Harvard conference promotes Thai-US health connections
The same week that Bloomberg raised Thailand 14 places in its global Health Care Efficiency Index, Harvard University held a two-day seminar aimed at promoting greater connections and collaboration between Thailand and the United States in the fields of public health and medicine.
Thailand rose to 27th place, up from 41st place last year – the biggest annual improvement by any country – in the Bloomberg Health Care Efficiency Index. Prime Minister Prayut Chan-o-cha said he was extremely pleased with the result. Healthcare and medical services research and development are among ten industries the government is focusing on as part of its Thailand 4.0 national development strategy.
The Index analyzed 56 countries that have life expectancies of 70 years or higher, with per capita gross domestic product higher than $5,000 and a minimum population of 5 million. It ranks countries by how much they spend in relation to the services and quality of services they deliver and results as measured by a set of health indicators.
Thailand’s per capita spending on health care now stands at US$218, and the average lifespan of the population has risen to 75.1 years, according to the Ministry of Public Health.
The Kingdom’s public health system has been praised by the United Nations as a good model of what a developing country with limited resources can accomplish.
The United States has played a role in the development of Thailand’s public health system. Prince Mahidol (1892-1929), who is regarded as the father of Thai public health and medicine, and was the grandfather of King Maha Vajiralongkorn, graduated from Harvard Medical School.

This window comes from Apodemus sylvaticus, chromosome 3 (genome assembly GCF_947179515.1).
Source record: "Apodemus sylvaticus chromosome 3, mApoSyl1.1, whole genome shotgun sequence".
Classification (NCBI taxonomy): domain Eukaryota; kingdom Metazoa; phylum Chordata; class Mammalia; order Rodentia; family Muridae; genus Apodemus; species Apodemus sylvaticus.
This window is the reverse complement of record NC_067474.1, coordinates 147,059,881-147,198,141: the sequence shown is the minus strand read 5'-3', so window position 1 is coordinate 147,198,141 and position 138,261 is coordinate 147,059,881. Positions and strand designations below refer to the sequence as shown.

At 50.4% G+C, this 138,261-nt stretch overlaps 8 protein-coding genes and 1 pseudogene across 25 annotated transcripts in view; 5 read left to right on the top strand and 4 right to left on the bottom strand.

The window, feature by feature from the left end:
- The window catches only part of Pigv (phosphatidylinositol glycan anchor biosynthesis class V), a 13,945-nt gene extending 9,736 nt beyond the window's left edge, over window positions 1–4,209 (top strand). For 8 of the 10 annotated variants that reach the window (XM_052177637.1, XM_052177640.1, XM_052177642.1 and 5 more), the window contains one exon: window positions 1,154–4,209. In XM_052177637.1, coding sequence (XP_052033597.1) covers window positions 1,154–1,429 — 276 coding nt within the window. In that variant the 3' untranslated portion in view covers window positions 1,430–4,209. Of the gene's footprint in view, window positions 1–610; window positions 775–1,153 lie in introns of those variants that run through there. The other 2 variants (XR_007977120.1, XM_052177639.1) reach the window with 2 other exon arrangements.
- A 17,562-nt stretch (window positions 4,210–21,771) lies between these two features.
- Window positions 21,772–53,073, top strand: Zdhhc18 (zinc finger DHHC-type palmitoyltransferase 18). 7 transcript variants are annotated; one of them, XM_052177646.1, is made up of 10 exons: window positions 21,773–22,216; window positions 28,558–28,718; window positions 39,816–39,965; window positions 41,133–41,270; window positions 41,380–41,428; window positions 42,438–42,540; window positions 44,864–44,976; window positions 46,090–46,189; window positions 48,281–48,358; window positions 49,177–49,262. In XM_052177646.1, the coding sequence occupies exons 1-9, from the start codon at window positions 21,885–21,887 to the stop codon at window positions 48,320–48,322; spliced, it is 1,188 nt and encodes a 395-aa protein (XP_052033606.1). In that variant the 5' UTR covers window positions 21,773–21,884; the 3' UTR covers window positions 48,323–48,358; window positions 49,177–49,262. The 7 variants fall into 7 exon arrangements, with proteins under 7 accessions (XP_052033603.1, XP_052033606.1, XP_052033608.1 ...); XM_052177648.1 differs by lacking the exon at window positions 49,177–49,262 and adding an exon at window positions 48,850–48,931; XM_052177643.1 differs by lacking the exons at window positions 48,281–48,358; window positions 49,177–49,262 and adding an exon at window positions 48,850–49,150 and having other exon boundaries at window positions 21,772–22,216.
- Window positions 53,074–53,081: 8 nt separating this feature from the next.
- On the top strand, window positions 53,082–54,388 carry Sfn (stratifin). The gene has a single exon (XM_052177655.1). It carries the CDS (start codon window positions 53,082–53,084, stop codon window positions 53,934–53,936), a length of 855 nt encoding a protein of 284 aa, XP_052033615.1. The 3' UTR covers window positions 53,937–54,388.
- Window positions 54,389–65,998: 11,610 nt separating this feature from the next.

His son, the late King Bhumibol Adulyadej who passed away in 2016, sent promising medical students to study in the United States on royal scholarships decades ago creating a corps of doctors and medical professionals that accelerated the development and delivery of public health in the Kingdom.
Both men were honored last week at a two-day symposium at Harvard University attended by 70 professionals and academics from Thailand and the United States. They discussed how to increase collaboration between both countries in public health.
Mike McNally, Vice Dean for the Office of External Relations, announced the launch of a new Thai Scholars Fellowship Fund. The fund is intended to strengthen the relationship between the Harvard Chan School and Thai scholars by providing financial support to students for tuition and fees.
“We invite colleagues from everywhere on the planet to come to Boston, work with us, and then to return to their homeland to put in place what they have learned,” said Dean Michael Grusby. “Prince Mahidol exemplified the model that we encourage.”
Harvard Professor Joseph Brain said, “Health indices in Thailand are very good, but accomplished at a much lower cost than in the United States. They have made a commitment to universal healthcare. There are lessons to be learned for the United States.”
Photo courtesy of https://www.hsph.harvard.edu/news/features/celebrating-thailand-father-of-public-health-and-modern-medicine/